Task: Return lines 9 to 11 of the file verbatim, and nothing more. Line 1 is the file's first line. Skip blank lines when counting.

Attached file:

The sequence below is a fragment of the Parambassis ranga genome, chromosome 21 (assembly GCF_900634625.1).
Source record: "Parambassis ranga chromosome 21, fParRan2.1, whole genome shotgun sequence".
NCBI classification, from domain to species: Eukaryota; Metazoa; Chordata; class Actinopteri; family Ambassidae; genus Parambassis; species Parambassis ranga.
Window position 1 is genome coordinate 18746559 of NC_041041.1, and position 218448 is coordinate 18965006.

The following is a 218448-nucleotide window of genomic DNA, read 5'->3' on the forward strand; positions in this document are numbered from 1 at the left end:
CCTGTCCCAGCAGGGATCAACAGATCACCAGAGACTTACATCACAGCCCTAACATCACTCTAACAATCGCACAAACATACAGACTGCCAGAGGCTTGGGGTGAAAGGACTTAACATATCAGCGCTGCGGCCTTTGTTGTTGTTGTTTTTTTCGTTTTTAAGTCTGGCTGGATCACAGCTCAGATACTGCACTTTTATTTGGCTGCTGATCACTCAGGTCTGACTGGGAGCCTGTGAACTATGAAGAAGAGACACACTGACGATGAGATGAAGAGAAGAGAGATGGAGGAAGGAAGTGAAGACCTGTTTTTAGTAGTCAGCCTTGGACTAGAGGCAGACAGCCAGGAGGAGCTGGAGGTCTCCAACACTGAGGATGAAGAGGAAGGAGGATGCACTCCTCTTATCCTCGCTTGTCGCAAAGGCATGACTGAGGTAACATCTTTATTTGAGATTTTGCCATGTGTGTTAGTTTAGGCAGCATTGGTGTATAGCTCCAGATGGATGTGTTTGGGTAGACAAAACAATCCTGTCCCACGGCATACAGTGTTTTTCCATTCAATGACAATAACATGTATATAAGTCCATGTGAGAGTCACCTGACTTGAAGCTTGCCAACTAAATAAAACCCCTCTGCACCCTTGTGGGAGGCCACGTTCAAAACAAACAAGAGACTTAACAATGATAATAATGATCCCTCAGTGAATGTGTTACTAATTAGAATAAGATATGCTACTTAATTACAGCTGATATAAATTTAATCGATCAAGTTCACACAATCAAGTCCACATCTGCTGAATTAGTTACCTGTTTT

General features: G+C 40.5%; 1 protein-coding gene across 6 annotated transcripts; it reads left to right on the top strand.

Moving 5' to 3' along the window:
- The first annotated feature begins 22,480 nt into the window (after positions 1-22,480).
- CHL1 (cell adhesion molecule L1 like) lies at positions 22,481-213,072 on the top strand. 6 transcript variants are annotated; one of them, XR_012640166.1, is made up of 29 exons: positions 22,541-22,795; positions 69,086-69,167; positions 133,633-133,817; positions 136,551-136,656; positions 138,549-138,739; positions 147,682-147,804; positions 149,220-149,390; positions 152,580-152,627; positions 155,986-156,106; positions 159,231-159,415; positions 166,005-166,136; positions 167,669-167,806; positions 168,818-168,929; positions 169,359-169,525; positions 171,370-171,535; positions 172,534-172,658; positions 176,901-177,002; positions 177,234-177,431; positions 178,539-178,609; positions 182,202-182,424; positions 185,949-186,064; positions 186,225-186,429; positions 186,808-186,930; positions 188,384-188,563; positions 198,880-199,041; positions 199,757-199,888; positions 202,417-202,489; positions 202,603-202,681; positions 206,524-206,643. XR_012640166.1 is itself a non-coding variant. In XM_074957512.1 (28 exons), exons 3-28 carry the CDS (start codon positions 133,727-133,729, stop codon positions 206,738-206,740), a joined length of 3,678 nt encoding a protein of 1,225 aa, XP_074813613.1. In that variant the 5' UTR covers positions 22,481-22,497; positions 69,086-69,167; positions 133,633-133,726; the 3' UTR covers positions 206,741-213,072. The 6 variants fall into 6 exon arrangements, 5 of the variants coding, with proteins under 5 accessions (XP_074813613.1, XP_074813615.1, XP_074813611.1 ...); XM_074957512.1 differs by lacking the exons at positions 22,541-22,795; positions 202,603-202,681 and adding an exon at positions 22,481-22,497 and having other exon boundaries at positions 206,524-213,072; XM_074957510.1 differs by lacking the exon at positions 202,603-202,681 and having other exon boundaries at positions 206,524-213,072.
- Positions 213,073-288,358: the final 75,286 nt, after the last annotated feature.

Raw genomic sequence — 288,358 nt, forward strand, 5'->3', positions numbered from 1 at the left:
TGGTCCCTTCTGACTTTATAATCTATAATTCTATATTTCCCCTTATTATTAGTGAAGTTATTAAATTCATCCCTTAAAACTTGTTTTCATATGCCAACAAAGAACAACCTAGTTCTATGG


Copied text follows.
- The first annotated feature begins 22,480 nt into the window (after positions 1-22,480).
- CHL1 (cell adhesion molecule L1 like) lies at positions 22,481-213,072 on the top strand. 6 transcript variants are annotated; one of them, XR_012640166.1, is made up of 29 exons: positions 22,541-22,795; positions 69,086-69,167; positions 133,633-133,817; positions 136,551-136,656; positions 138,549-138,739; positions 147,682-147,804; positions 149,220-149,390; positions 152,580-152,627; positions 155,986-156,106; positions 159,231-159,415; positions 166,005-166,136; positions 167,669-167,806; positions 168,818-168,929; positions 169,359-169,525; positions 171,370-171,535; positions 172,534-172,658; positions 176,901-177,002; positions 177,234-177,431; positions 178,539-178,609; positions 182,202-182,424; positions 185,949-186,064; positions 186,225-186,429; positions 186,808-186,930; positions 188,384-188,563; positions 198,880-199,041; positions 199,757-199,888; positions 202,417-202,489; positions 202,603-202,681; positions 206,524-206,643. XR_012640166.1 is itself a non-coding variant. In XM_074957512.1 (28 exons), exons 3-28 carry the CDS (start codon positions 133,727-133,729, stop codon positions 206,738-206,740), a joined length of 3,678 nt encoding a protein of 1,225 aa, XP_074813613.1. In that variant the 5' UTR covers positions 22,481-22,497; positions 69,086-69,167; positions 133,633-133,726; the 3' UTR covers positions 206,741-213,072. The 6 variants fall into 6 exon arrangements, 5 of the variants coding, with proteins under 5 accessions (XP_074813613.1, XP_074813615.1, XP_074813611.1 ...); XM_074957512.1 differs by lacking the exons at positions 22,541-22,795; positions 202,603-202,681 and adding an exon at positions 22,481-22,497 and having other exon boundaries at positions 206,524-213,072; XM_074957510.1 differs by lacking the exon at positions 202,603-202,681 and having other exon boundaries at positions 206,524-213,072.
- Positions 213,073-288,358: the final 75,286 nt, after the last annotated feature.